If you are confirmed that you have had a miscarriage and it has also been confirmed by your doctor, then after the miscarriage, your symptoms are likely to persist for anywhere between one to two weeks. Your doctor may recommend that you avoid using tampons or engaging in sexual intercourse during this time period. This is done in order to prevent any infections from happening.
While you can typically expect to see a lot of bleeding, some spotting, or even cramping. There are certain symptoms which should be taken seriously and require you to call your doctor immediately. These symptoms are likely to indicate that you have a post-miscarriage infection or even a hemorrhage
You need to contact your doctor immediately if you experience the following:
- Severe pain
- Bleeding that causes you to soak through more than two pads within an hour for two hours or more in
Your doctor will prescribe antibiotics or order further testing in order to determine whether there is an infection inside. You should also contact your doctor in case you feel tired or dizzy. This can also be an indication of anemia.
While it might take a couple of weeks to recover from having a miscarriage, the mental recovery following a miscarriage can take much longer. You can find many support groups, both online as well as in your local area. Your doctor will also be knowing of pregnancy loss support groups present nearby your area.
Having undergone a miscarriage does not mean that you will not become pregnant again in the future. Even after having a miscarriage, most women go on to having successful and healthy pregnancies in the future. However, if you have had multiple miscarriages, then your doctor is likely to perform a host of tests to determine if you have any underlying medical conditions or abnormalities. These tests could indicate that you have a health condition that prevents your ability to become pregnant. So do discuss your concerns with your doctor.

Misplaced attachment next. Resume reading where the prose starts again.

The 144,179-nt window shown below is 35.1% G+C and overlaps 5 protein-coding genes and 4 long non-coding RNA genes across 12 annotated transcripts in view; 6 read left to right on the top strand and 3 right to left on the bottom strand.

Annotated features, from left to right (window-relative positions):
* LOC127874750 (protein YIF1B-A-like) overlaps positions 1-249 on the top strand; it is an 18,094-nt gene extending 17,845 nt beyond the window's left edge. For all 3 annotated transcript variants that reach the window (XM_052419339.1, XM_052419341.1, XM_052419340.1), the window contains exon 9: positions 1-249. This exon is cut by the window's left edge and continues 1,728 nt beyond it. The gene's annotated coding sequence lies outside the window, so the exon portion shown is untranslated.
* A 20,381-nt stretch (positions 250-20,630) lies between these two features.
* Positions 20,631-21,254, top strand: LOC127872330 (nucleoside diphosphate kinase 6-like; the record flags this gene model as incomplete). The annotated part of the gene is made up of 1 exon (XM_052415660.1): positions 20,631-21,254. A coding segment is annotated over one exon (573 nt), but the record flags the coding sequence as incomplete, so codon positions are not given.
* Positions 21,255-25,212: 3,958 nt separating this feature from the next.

- American Pregnancy Association. (2019). Miscarriage: Signs, Symptoms, Treatment and Prevention. [online] Available at: https://americanpregnancy.org/pregnancy-complications/miscarriage/ [Accessed 12 Jun. 2019].
- Cohain, J.S., Buxbaum, R.E. and Mankuta, D., 2017. Spontaneous first trimester miscarriage rates per woman among parous women with 1 or more pregnancies of 24 weeks or more. BMC pregnancy and childbirth, 17(1), p.437.
- Oliver, A. and Overton, C., 2014. Diagnosis and management of miscarriage. The Practitioner, 258(1771), pp.25-8.
- Neilson, J.P., Gyte, G.M., Hickey, M., Vazquez, J.C. and Dou, L., 2013. Medical treatments for incomplete miscarriage. Cochrane Database of Systematic Reviews, (3).